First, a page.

The bindings that the compiler generates have a number of differences between default ruby and eventmachine modes. I'll use the code generated from the tutorial as an example. The default binds look like this:

        def ping()
          send_ping()
          recv_ping()
        end
        
        def send_ping()
          send_message('ping', Ping_args)
        end
        
        def recv_ping()
          result = receive_message(Ping_result)
          return
        end
        

        This sends the ping message, waits for the response and then returns it. With EM the code sends the ping message, and then returns a EventMachine::Deferrable object immediately:

        def ping()
          @seqid += 1
          d = @callbacks[@seqid] = deferrable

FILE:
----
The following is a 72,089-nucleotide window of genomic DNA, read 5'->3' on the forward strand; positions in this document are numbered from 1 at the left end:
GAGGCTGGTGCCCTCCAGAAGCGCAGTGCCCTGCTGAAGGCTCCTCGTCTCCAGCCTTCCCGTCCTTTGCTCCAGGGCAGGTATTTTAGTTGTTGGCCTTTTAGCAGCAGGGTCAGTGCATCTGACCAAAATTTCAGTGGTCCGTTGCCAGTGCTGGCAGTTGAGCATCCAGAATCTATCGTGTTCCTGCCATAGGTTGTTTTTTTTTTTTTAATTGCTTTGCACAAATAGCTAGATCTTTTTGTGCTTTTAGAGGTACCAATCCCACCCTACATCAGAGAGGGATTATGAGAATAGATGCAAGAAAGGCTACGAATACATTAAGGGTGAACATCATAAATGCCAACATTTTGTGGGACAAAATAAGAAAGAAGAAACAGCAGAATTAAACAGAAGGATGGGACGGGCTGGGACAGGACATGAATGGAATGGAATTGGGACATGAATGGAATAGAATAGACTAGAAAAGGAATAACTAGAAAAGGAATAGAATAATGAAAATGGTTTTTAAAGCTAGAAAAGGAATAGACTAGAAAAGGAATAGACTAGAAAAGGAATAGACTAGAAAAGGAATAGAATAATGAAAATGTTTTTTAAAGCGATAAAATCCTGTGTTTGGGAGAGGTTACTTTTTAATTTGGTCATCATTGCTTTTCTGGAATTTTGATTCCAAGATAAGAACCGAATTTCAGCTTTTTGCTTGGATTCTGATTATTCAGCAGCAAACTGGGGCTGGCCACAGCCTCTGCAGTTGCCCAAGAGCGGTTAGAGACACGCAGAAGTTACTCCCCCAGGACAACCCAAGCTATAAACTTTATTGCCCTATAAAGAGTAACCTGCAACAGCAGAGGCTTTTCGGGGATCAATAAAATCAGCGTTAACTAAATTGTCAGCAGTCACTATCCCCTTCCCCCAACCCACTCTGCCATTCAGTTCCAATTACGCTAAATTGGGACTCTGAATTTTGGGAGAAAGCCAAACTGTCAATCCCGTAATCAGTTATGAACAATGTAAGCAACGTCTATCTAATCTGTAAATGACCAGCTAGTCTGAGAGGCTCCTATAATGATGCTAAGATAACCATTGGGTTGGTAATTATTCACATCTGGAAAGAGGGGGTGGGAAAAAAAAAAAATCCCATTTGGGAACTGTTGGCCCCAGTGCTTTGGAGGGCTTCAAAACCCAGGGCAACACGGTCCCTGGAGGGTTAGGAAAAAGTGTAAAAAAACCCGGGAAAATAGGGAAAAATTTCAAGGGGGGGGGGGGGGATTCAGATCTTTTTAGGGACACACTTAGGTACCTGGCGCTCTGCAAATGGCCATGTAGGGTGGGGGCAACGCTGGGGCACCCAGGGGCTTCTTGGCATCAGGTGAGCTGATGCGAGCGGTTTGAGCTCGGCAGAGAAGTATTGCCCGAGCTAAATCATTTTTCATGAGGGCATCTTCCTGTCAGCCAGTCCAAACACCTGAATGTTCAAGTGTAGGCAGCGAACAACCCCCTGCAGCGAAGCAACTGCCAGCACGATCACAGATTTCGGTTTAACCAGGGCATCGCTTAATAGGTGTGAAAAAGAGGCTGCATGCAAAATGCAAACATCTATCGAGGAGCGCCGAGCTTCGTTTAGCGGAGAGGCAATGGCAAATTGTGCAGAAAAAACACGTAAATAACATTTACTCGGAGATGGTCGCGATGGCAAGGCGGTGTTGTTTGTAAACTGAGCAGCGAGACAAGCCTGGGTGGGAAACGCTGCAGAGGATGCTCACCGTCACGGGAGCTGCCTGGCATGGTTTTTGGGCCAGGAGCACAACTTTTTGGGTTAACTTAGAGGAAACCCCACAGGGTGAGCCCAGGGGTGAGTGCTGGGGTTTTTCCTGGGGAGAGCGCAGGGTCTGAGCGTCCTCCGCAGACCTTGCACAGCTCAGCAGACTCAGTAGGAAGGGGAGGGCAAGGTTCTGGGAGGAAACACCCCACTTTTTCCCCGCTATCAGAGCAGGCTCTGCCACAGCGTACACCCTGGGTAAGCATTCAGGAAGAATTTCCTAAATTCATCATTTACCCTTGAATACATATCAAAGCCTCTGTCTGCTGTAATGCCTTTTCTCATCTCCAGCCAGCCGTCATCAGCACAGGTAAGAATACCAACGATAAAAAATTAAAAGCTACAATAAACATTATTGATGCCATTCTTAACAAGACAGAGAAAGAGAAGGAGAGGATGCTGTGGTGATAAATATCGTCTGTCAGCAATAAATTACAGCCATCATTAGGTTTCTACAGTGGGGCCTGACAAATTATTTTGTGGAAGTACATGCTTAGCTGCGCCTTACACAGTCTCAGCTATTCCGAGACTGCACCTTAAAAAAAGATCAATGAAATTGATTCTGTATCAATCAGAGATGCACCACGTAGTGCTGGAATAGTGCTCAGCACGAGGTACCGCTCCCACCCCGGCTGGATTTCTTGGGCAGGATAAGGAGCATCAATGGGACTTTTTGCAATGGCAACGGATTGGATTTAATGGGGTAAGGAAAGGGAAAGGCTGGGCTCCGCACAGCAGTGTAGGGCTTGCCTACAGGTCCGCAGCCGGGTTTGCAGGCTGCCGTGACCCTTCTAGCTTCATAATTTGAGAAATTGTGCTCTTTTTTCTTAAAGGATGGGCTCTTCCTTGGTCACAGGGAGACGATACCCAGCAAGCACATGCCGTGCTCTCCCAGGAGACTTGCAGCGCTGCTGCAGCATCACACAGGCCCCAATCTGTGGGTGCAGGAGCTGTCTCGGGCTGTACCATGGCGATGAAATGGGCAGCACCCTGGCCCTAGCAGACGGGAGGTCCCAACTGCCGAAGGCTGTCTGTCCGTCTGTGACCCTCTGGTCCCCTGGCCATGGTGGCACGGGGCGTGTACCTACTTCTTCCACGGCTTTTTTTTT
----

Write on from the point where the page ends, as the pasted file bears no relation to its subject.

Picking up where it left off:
send_ping()
          return d
        end
        
        def send_ping()
          send_message('ping', Ping_args)
        end
        
        def recv_ping(iprot, mtype, rseqid)
          d = @callbacks.delete(rseqid)
          if mtype == Thrift::MessageTypes::EXCEPTION
            x = ApplicationException.new
            x.read(iprot)
            iprot.read_message_end
            d.fail(x)
            return
          end
          result = Ping_result.new
          result.read(iprot)
          iprot.read_message_end
          d.succeed
          return
        end
        

        When there is a response, EventMachineTransport will dispatch to #recv_ping which will then execute user supplied callbacks on the deferrable object.

        A few other things of note:

        • EventMachineTransport uses EventMachineFramedReader instead of FramedTransport for reading frames. EventMachineFramedReader knows how to parse frames without needing access to a raw socket for reading (EventMachine does the read for you and then passes the data to the #receive_data callback).